Balestracci said when his grandfather worked at the Stony Creek quarry after he had worked at Beattie’s “he met my other grandfather, who was a master steam fitter.  This grandfather was crushed to death fixing a large machine up in the Milford, Mass quarry. My mother was 16. There were seven kids in the family. No insurance. Fortunately they owned their own house. But a lot of men were injured and a lot were killed.”

The granite quarries from this area produced some of the world’s most impressive buildings and monuments. In addition to the Statue of Liberty, there is Grand Central Terminal, the Brooklyn Bridge and Grant’s Tomb. One of its great monuments, but one discussed rarely, is the West Point Monument.


This extraordinary piece of sculpture (see top photo) and architecture began in the Stony Creek quarry and is now at West Point. It was dedicated in 1897. The monument contains the names of 188 officers and 2,042 men of the Regular Army who died in the Civil War. Stanford White, the famous architect, designed the Battle monument.

“This is considered one of the most complete monuments in the world,” DaRos said. He described the fifty long foot stone without seams derived from the granite walls. It took two years to complete and according to DaRos, the stone was insured for $1 million. Getting from Stony Creek to West Point in New York was not without hitches, he said. The monument weighed 75,000 pounds. It was transported on two slow moving flat rail cars most of the way.

But before it even got out of the gate at the intersection of Leetes Island and Quarry Roads, where the Quarry is located, the stone monument fell. “The men looked it over and made sure there was no injury to the stone and somehow got it back on the truck. It was quite an operation,” DaRos told the audience.

Despite the historical significance of these majestic monuments, there was no assurance that the quarries in Guilford and Branford would survive to make more of them. 


DaRos recalled that sometime around 1930 –the quarry men went on strike in order to get ten cents an hour more.  They were earning about 25 cents an hour.  Instead of yielding to their demands the quarry owners shut the quarry down.  “My grandfather wouldn’t let anyone into the place. They left everything behind, their tools, and their shirts. They just walked out and never came back.”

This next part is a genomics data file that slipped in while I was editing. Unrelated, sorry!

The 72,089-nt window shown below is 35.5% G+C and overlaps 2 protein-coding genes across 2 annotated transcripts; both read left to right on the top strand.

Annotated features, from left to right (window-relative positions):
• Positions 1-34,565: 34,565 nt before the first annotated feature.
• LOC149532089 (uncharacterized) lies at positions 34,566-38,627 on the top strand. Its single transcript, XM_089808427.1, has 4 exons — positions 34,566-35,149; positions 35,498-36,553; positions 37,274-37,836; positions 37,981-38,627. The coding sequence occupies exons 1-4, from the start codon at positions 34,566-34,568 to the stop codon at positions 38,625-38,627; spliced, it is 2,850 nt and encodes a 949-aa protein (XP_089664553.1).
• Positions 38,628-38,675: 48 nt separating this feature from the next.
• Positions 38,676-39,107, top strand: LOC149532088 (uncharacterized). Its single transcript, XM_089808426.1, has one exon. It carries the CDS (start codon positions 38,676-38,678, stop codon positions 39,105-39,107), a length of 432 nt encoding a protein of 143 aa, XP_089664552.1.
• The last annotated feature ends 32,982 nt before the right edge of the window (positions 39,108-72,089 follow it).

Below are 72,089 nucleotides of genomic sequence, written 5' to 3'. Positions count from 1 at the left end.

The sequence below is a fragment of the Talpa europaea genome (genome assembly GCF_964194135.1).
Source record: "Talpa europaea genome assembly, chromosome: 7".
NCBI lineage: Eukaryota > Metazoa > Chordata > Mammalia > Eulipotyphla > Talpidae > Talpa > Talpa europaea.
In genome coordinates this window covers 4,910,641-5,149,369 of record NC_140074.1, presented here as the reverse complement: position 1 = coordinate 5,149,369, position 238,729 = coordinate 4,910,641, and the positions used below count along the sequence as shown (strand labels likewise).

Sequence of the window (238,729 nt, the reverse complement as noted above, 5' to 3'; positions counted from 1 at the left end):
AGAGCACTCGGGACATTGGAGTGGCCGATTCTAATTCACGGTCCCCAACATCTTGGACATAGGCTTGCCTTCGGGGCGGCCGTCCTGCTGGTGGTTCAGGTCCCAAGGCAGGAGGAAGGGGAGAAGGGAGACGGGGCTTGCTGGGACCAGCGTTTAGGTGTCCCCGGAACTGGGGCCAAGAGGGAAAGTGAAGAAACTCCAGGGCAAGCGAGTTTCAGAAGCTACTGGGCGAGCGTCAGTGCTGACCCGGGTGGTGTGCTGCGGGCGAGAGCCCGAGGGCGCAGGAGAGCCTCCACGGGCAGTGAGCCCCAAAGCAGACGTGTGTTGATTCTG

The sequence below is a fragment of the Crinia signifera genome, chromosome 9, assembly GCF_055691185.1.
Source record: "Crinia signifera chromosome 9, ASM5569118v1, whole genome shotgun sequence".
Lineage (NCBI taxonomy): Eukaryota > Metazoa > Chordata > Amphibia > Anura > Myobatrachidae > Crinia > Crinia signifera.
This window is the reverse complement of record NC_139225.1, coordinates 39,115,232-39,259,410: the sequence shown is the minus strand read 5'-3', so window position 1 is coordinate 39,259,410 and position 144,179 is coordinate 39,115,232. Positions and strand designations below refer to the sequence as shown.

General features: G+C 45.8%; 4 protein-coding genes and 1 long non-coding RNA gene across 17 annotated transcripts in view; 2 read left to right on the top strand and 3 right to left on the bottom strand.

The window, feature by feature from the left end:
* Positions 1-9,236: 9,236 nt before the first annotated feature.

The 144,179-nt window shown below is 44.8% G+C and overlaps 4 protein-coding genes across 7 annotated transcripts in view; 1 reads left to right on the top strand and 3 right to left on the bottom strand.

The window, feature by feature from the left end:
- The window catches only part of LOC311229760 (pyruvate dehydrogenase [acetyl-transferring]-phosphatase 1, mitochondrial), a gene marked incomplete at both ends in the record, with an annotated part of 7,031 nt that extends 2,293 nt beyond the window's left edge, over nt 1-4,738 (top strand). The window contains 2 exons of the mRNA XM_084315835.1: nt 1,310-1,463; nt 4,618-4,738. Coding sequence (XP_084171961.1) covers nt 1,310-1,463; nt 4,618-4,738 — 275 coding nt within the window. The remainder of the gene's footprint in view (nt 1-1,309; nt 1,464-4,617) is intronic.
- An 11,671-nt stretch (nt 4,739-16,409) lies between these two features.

Balestracci asked DaRos to tell the group about his grandmother.  “My grandmother had a wood burning stove,” he said, a large one. “I would help her.  I was a little kid. And I would watch her as she was cooking. She would flip those lids with her bare fingers. .And I said, ‘doesn’t that hurt?’ “No,” she told me, “you gotta be quick.” He said she would make scores of breakfasts, lunches and dinners every day. “She worked herself to death,” he said. 

DaRos said that from about 1930 to 1950, the Quarry was closed and quarrymen throughout Branford and Guilford looked elsewhere for work.  They built seawalls, DaRos said, and found other occupations. Or they traveled to other quarries in other states to find work. 
Marcia Chambers Photo“Where you are standing now,” he told the audience, “was granite stone and locomotives and railroad cars and at one point 11 derricks.  What I remember when I was ten years old was all this equipment was still here.”  There were also cables, scores of them. “In all different directions. You would think you were standing underneath a spider web.”  The cables went down 1500 feet in all directions, he said.  He described the roads back then as so-so. “These were very flexible roads, let’s put it that way,” he said.

After work there was play and typically that took the form of finding a way to get a drink. It wasn’t so easy both selectmen recalled.

Two years after the Beattie quarry closed down in 1918, Prohibition began, Balestracci told the audience. “So we had prohibition and we had it for a while until we realized we couldn’t stand it any longer.” During Prohibition, the manufacture, transportation and sale of alcohol were banned.

He said Stony Creek was always wet before Prohibition. “They were smart. Guilford was dry.” A place was needed at the border to deal with this reality.
Balestracci described the solution: “When you go back to Guilford before you go under the railroad tracks under that very dangerous S curve you will see a big red house on the left. That was always a place where you could get a drink. So the Beattie men when they moved the boundary to where it is presently, the Beattie men when they needed a drink would walk under the bridge, go to the red house, get what they wanted and walk back into Guilford.”

Marcia Chambers PhotoAfter the two selectmen ended their talk,  the Quarry’s current occupant, Doug Anderson, who leases the quarry from the town, discussed current operations.  From high above the quarry floor, he described his own operation, one that centers on crushed stone for sale, pre-cut stones, granite panels and building retaining and sea walls along with architectural monuments.  Click here to read about it.